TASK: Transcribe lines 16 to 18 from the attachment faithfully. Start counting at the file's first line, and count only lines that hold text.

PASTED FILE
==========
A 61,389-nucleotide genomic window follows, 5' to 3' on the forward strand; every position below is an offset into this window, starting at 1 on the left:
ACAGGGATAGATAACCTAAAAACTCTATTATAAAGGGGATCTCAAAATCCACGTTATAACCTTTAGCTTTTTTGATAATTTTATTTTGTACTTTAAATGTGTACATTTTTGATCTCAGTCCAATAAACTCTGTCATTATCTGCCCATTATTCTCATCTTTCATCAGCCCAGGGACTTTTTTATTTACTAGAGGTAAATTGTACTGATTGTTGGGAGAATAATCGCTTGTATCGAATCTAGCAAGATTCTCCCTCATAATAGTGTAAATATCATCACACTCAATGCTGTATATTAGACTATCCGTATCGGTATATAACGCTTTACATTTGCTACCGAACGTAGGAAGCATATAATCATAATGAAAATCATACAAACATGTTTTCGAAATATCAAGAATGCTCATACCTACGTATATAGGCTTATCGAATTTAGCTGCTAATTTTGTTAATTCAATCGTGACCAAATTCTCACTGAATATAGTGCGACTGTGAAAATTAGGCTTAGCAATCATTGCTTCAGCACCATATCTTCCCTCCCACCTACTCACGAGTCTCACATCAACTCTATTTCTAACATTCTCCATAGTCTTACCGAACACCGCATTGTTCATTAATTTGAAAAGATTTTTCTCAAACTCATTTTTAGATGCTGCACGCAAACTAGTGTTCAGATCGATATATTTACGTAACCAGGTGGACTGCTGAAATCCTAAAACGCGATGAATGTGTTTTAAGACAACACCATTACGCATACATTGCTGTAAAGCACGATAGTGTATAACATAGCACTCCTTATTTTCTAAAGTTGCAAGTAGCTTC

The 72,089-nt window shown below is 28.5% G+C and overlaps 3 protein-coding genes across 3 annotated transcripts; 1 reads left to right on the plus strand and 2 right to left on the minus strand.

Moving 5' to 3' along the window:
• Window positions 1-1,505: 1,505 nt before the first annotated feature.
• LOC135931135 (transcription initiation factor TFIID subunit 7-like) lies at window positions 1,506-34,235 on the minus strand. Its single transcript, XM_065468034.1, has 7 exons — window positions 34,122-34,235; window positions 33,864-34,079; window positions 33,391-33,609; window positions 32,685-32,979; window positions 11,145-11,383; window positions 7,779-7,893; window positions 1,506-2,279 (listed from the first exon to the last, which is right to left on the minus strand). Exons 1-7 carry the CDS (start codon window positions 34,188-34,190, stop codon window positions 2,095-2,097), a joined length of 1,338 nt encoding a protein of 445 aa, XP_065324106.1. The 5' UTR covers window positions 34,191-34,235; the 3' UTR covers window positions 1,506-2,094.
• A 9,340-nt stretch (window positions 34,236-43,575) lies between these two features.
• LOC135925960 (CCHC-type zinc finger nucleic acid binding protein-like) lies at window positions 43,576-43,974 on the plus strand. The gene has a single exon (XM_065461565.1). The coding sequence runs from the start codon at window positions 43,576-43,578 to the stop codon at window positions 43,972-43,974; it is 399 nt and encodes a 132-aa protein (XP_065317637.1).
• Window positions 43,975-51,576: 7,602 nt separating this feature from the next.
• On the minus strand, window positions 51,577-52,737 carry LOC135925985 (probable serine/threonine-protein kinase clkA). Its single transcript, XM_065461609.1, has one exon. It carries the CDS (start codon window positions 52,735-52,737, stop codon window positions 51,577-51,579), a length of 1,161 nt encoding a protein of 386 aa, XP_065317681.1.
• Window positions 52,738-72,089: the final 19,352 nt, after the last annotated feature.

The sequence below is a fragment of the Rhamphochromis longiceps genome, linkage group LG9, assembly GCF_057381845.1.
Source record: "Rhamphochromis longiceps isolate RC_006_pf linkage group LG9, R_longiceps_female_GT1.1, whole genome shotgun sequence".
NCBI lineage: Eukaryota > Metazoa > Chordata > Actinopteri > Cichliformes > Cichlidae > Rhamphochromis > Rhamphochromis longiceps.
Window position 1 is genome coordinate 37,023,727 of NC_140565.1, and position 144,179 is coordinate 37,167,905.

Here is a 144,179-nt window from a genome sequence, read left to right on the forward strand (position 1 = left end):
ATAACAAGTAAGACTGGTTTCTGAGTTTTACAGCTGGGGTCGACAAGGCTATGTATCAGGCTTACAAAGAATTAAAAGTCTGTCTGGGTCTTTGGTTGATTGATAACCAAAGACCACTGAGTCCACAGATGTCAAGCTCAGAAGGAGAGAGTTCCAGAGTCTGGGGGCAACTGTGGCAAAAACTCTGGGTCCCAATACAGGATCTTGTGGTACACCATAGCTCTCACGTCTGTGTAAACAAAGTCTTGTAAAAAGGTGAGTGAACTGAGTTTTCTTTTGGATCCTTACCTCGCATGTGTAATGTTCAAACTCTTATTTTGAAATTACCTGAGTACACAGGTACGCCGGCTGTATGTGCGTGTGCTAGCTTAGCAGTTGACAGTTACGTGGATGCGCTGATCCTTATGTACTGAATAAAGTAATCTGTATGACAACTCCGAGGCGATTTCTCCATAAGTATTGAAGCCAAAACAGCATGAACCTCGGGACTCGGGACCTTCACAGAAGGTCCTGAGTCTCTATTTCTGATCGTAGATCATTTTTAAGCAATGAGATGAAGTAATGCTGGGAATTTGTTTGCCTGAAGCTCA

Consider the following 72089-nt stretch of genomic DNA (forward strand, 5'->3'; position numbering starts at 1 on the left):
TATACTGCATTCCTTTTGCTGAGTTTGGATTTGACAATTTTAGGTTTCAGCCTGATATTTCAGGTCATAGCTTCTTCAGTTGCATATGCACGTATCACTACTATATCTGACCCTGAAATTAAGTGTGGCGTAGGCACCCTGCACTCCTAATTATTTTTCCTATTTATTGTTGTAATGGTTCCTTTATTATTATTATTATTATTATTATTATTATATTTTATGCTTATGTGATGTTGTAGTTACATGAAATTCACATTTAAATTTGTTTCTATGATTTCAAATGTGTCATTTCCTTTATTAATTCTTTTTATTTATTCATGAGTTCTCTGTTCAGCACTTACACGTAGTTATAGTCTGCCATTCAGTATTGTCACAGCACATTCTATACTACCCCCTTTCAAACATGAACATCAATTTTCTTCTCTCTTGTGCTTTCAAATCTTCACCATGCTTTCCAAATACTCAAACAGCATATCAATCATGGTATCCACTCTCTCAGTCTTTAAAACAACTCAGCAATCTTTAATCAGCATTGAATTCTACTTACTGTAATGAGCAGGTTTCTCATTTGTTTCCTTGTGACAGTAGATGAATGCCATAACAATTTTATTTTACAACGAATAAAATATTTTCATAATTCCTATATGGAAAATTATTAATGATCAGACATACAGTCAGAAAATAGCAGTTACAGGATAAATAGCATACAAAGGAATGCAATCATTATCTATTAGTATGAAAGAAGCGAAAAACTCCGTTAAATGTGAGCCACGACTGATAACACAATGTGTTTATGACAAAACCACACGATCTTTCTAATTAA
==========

Here is a 144,179-nt window from a genome sequence, read left to right on the forward strand (position 1 = left end):
ATAACAAGTAAGACTGGTTTCTGAGTTTTACAGCTGGGGTCGACAAGGCTATGTATCAGGCTTACAAAGAATTAAAAGTCTGTCTGGGTCTTTGGTTGATTGATAACCAAAGACCACTGAGTCCACAGATGTCAAGCTCAGAAGGAGAGAGTTCCAGAGTCTGGGGGCAACTGTGGCAAAAACTCTGGGTCCCAATACAGGATCTTGTGGTACACCATAGCTCTCACGTCTGTGTAAACAAAGTCTTGTAAAAAGGTGAGTGAACTGAGTTTTCTTTTGGATCCTTACCTCGCATGTGTAATGTTCAAACTCTTATTTTGAAATTACCTGAGTACACAGGTACGCCGGCTGTATGTGCGTGTGCTAGCTTAGCAGTTGACAGTTACGTGGATGCGCTGATCCTTATGTACTGAATAAAGTAATCTGTATGACAACTCCGAGGCGATTTCTCCATAAGTATTGAAGCCAAAACAGCATGAACCTCGGGACTCGGGACCTTCACAGAAGGTCCTGAGTCTCTATTTCTGATCGTAGATCATTTTTAAGCAATGAGATGAAGTAATGCTGGGAATTTGTTTGCCTGAAGCTCA

Consider the following 72089-nt stretch of genomic DNA (forward strand, 5'->3'; position numbering starts at 1 on the left):